ANNIE 'Shines' at Westchester Broadway Theatre

Published: Wednesday, July 12, 2017 By: Kathryn Kitt Source: BroadwayWorld

Girls and women of all ages (including this writer) filled the seats at Westchester Broadway Theatre's current production of Annie, one of the longest running shows in Broadway History. With a special menu that included a chicken finger and fries entrée, this was truly organized to celebrate theatre for all generations. Even the original Annie from years ago was there to celebrate the magic of a golden-aged show.

This production is cast with Equity actors and local girls, but one would be hard-pressed to figure out who was who, for this show makes nary a stumble in the staging and choreography. Based on the 1924 comic strip Little Orphan Annie, there was no fleshed out the backstory. So when these characters were brought to life, it was the intention to make Annie a character to identify with.

With a book by Thomas Meehan and a score by Charles Strouse and Martin Charnin, Annie has inspired tween girls for years with audition anthems such as "Tomorrow" and "Maybe." Mary JaneHoudina, who also has directed countless touring revivals, keeps the heart of the show intact. Some of the dialogue has started to show its age, but that does not seem to get in the way of a feel-good experience.

It is hard not to see parallels in our current administration compared to the uncertainty in the 1930's, but really, in this, you are "Never Fully Dressed Without a Smile." Add Ms. Hannigan and her cohorts - Rooster and Lily - and you have moments of darkness and despair, but this is ultimately a children's show and everyone leaves happy.

With multi-layer panel sets designed by the talented team of Michael Bottari and Ronald Case and lighting design by Andrew Gmoser, the Westchester Broadway Theatre stage works to showcase the different moments in the action. William Stanley has conducted his orchestra to be sensitive to the dynamics of the score and the performer's diction was mostly strong. The sound design by Mark Zuckerman helped to keep the voices and ensemble balanced. Suzy Benziger's costumes nicely represented the era and she ultimately dressed Annie the way we have come to know her.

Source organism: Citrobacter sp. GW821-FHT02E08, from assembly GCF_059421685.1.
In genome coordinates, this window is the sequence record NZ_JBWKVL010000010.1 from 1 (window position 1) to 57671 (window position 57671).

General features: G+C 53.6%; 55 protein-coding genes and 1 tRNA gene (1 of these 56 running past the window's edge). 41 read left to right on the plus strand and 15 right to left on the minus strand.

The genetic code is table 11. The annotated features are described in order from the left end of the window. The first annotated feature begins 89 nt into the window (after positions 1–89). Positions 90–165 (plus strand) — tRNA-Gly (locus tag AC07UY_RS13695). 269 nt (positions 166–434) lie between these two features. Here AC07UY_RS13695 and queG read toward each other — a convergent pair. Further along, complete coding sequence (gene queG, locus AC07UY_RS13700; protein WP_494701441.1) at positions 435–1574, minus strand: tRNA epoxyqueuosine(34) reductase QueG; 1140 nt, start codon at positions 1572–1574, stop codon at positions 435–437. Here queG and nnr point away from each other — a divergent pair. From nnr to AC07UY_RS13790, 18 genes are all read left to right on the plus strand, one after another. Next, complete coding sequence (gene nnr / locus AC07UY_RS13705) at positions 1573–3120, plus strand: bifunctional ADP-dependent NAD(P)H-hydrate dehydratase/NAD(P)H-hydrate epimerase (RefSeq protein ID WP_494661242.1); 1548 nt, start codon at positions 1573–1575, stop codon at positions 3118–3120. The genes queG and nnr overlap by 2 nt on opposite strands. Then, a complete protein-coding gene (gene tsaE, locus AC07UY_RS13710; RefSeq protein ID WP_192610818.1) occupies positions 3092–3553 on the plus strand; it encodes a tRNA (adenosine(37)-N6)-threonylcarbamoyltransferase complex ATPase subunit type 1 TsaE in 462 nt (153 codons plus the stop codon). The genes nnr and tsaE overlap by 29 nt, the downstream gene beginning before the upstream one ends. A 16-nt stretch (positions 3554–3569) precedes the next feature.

Peyton Ella as Annie has a strong voice with good projection. Her acting was sincere and she made for a good protagonist. Michael DeVries as Oliver Warbucks and Celeste Hudson as Grace conveyed the genuine affection for Annie, especially in the "NYC" musical number. I remember in the original production seeing a young Laurie Beechman as the "Star to be" during this number and Jesse Lynn Harte was just as memorable. It is one of the highlights of this score and I am glad they made it stand out. Sandy, played by Sunny the dog nicely integrates with the cast as well.

Susann Fletcher as Ms. Hannigan was the right blend of evil and pathos at the same time. It was easy to hate her, but at the same time, one could feel the pain of having to run an orphanage with no hope in sight. "Easy Street" is a wonderfully bouncy

number with Adam Roberts as Rooster and Aubrey Sinn as Lily that makes one want to join in the revelry.

There is a moment in this revival when it almost seems otherworldly. During the second act, when the orphans, played by Ruby GriffinAnika Bobra, Gabriella Uhl, Nora Kennedy, Maureen Henshaw and Haylie Shea Christiano take over the end of the song "You're Never Fully Dressed Without a Smile," the staging and choreography were iso infectiously inspired, I thought I was watching a different show for a second. And that is what good theatre is really all about.

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